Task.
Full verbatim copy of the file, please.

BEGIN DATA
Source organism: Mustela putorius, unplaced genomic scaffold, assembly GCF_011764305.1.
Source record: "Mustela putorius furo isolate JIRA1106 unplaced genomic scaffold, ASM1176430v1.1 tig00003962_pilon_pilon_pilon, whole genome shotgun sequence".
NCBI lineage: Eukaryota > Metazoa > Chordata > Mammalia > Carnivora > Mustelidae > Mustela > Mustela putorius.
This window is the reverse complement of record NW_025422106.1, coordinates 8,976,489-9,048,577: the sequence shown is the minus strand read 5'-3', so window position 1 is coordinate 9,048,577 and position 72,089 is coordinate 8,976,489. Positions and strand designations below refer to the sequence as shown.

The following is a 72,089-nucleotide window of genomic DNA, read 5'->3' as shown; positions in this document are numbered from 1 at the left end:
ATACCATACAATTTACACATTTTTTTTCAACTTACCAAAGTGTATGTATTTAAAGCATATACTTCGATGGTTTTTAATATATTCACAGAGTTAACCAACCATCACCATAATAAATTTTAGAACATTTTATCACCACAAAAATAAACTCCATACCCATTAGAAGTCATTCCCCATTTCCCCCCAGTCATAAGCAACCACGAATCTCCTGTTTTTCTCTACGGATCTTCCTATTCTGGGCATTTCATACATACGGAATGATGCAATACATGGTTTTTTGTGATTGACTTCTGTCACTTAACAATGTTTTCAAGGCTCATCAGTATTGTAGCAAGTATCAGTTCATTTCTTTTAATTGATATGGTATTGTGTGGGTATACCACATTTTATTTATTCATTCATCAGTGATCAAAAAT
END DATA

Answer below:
Source organism: Mustela putorius, unplaced genomic scaffold, assembly GCF_011764305.1.
Source record: "Mustela putorius furo isolate JIRA1106 unplaced genomic scaffold, ASM1176430v1.1 tig00003962_pilon_pilon_pilon, whole genome shotgun sequence".
NCBI lineage: Eukaryota > Metazoa > Chordata > Mammalia > Carnivora > Mustelidae > Mustela > Mustela putorius.
This window is the reverse complement of record NW_025422106.1, coordinates 8,976,489-9,048,577: the sequence shown is the minus strand read 5'-3', so window position 1 is coordinate 9,048,577 and position 72,089 is coordinate 8,976,489. Positions and strand designations below refer to the sequence as shown.

The following is a 72,089-nucleotide window of genomic DNA, read 5'->3' as shown; positions in this document are numbered from 1 at the left end:
ATACCATACAATTTACACATTTTTTTTCAACTTACCAAAGTGTATGTATTTAAAGCATATACTTCGATGGTTTTTAATATATTCACAGAGTTAACCAACCATCACCATAATAAATTTTAGAACATTTTATCACCACAAAAATAAACTCCATACCCATTAGAAGTCATTCCCCATTTCCCCCCAGTCATAAGCAACCACGAATCTCCTGTTTTTCTCTACGGATCTTCCTATTCTGGGCATTTCATACATACGGAATGATGCAATACATGGTTTTTTGTGATTGACTTCTGTCACTTAACAATGTTTTCAAGGCTCATCAGTATTGTAGCAAGTATCAGTTCATTTCTTTTAATTGATATGGTATTGTGTGGGTATACCACATTTTATTTATTCATTCATCAGTGATCAAAAAT